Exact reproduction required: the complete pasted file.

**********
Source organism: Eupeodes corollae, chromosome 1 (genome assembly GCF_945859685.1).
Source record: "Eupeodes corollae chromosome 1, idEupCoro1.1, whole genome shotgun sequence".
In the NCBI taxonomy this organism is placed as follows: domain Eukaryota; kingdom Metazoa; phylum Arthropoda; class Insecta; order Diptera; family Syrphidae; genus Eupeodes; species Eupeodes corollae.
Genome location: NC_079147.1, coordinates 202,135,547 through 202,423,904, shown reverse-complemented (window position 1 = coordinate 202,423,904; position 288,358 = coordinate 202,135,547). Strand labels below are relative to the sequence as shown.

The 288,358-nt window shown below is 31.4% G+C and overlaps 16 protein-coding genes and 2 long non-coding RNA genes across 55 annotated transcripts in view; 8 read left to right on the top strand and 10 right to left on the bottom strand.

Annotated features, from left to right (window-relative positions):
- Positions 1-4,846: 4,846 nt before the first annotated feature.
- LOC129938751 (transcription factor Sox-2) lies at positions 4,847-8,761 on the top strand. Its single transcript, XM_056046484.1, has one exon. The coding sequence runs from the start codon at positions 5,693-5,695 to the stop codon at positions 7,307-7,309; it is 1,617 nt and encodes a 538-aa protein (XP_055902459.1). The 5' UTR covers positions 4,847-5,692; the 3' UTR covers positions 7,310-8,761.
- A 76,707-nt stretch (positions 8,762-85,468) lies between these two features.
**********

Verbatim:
Source organism: Eupeodes corollae, chromosome 1 (genome assembly GCF_945859685.1).
Source record: "Eupeodes corollae chromosome 1, idEupCoro1.1, whole genome shotgun sequence".
In the NCBI taxonomy this organism is placed as follows: domain Eukaryota; kingdom Metazoa; phylum Arthropoda; class Insecta; order Diptera; family Syrphidae; genus Eupeodes; species Eupeodes corollae.
Genome location: NC_079147.1, coordinates 202,135,547 through 202,423,904, shown reverse-complemented (window position 1 = coordinate 202,423,904; position 288,358 = coordinate 202,135,547). Strand labels below are relative to the sequence as shown.

The 288,358-nt window shown below is 31.4% G+C and overlaps 16 protein-coding genes and 2 long non-coding RNA genes across 55 annotated transcripts in view; 8 read left to right on the top strand and 10 right to left on the bottom strand.

Annotated features, from left to right (window-relative positions):
- Positions 1-4,846: 4,846 nt before the first annotated feature.
- LOC129938751 (transcription factor Sox-2) lies at positions 4,847-8,761 on the top strand. Its single transcript, XM_056046484.1, has one exon. The coding sequence runs from the start codon at positions 5,693-5,695 to the stop codon at positions 7,307-7,309; it is 1,617 nt and encodes a 538-aa protein (XP_055902459.1). The 5' UTR covers positions 4,847-5,692; the 3' UTR covers positions 7,310-8,761.
- A 76,707-nt stretch (positions 8,762-85,468) lies between these two features.